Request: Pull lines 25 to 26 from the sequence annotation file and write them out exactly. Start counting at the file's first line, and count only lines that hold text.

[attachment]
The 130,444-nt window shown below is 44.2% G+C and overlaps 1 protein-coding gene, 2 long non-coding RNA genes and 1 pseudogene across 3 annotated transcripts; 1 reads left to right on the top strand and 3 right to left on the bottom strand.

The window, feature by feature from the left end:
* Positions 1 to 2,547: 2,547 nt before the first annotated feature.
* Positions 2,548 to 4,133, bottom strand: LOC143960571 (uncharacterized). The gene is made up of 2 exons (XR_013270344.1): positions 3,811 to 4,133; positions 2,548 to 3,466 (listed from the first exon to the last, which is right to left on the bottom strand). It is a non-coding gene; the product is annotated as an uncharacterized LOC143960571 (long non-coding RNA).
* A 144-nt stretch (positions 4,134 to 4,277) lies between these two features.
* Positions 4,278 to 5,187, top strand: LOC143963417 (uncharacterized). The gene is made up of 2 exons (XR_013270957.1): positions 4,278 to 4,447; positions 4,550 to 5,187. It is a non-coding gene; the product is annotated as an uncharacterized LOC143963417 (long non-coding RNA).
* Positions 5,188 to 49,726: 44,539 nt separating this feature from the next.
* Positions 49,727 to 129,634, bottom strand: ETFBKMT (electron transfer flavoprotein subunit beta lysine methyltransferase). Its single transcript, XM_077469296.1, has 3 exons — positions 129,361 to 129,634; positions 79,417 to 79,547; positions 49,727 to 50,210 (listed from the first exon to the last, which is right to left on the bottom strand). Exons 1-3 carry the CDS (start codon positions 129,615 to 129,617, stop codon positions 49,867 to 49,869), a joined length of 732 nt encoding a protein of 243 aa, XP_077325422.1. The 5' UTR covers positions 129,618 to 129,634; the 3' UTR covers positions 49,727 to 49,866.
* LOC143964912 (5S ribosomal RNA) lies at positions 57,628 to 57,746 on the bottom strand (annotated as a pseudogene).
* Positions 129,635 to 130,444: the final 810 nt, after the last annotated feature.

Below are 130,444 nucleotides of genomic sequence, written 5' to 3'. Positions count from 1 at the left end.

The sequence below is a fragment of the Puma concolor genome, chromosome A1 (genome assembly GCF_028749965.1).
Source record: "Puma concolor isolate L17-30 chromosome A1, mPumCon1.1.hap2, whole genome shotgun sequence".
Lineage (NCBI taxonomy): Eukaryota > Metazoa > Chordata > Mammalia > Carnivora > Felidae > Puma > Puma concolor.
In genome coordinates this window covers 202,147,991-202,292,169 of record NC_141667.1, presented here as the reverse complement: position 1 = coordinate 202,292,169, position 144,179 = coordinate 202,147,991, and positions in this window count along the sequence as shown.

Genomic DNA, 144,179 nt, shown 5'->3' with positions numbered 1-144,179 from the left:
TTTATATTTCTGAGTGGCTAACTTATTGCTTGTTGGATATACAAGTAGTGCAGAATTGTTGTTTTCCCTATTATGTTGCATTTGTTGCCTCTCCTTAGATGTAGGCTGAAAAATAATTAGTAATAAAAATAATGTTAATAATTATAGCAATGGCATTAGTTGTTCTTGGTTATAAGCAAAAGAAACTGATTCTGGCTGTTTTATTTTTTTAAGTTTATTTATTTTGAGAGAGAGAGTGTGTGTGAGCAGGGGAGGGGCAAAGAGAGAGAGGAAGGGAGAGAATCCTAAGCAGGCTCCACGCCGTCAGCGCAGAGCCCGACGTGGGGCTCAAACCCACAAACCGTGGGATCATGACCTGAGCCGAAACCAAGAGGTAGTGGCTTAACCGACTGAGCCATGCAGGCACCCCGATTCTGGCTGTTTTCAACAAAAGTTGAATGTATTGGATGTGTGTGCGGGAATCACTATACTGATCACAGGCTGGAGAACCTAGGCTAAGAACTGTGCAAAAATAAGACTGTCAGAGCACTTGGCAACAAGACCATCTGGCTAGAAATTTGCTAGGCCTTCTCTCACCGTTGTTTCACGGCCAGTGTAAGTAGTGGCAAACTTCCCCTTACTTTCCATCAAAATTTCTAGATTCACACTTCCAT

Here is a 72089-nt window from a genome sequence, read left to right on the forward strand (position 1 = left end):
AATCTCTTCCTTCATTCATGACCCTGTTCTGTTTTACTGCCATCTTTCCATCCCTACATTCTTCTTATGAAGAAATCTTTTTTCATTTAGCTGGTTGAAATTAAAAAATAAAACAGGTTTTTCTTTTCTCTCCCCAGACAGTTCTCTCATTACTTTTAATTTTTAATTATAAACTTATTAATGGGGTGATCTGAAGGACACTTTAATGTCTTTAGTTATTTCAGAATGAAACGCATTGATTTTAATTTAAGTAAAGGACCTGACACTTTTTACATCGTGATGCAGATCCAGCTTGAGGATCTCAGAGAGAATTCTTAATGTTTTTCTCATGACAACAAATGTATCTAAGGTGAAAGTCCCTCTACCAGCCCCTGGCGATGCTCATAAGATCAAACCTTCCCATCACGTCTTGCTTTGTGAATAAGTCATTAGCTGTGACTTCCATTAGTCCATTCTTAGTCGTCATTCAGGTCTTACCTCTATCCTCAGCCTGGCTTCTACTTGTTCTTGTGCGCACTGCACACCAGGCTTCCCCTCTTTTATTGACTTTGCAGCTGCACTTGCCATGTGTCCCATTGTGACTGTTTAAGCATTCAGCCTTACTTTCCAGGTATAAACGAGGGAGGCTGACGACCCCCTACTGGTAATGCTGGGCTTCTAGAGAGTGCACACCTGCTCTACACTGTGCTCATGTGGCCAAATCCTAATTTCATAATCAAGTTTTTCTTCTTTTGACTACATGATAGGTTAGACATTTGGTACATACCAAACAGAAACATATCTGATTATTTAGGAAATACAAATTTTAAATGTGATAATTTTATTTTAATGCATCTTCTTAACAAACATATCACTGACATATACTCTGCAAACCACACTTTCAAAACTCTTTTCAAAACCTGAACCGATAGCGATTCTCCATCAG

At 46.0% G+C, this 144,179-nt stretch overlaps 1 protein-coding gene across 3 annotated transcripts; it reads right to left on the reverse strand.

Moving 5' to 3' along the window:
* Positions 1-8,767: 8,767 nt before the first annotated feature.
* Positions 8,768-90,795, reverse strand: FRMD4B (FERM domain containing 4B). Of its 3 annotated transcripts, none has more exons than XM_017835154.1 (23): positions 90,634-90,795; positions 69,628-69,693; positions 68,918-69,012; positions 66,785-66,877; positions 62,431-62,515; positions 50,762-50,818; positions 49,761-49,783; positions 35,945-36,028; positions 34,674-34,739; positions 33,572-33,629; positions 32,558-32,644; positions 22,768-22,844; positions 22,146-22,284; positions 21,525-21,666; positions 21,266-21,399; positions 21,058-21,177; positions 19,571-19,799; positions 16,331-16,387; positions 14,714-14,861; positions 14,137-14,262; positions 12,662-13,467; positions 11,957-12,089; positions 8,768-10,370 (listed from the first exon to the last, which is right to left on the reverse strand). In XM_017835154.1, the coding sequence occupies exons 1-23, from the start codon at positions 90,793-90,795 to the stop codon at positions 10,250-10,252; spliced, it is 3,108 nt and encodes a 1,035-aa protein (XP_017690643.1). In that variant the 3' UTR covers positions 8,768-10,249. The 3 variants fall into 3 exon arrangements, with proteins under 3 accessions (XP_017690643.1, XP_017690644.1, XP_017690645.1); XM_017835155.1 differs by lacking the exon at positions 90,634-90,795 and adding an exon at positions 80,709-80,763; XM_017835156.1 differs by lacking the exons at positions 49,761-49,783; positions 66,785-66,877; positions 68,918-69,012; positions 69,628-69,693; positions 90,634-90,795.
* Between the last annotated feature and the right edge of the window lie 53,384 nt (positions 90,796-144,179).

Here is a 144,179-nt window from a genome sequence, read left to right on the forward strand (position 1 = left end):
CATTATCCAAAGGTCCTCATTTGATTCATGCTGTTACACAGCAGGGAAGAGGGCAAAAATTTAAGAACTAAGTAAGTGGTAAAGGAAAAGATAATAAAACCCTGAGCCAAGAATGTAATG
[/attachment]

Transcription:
Here is a 144,179-nt window from a genome sequence, read left to right on the forward strand (position 1 = left end):
CATTATCCAAAGGTCCTCATTTGATTCATGCTGTTACACAGCAGGGAAGAGGGCAAAAATTTAAGAACTAAGTAAGTGGTAAAGGAAAAGATAATAAAACCCTGAGCCAAGAATGTAATG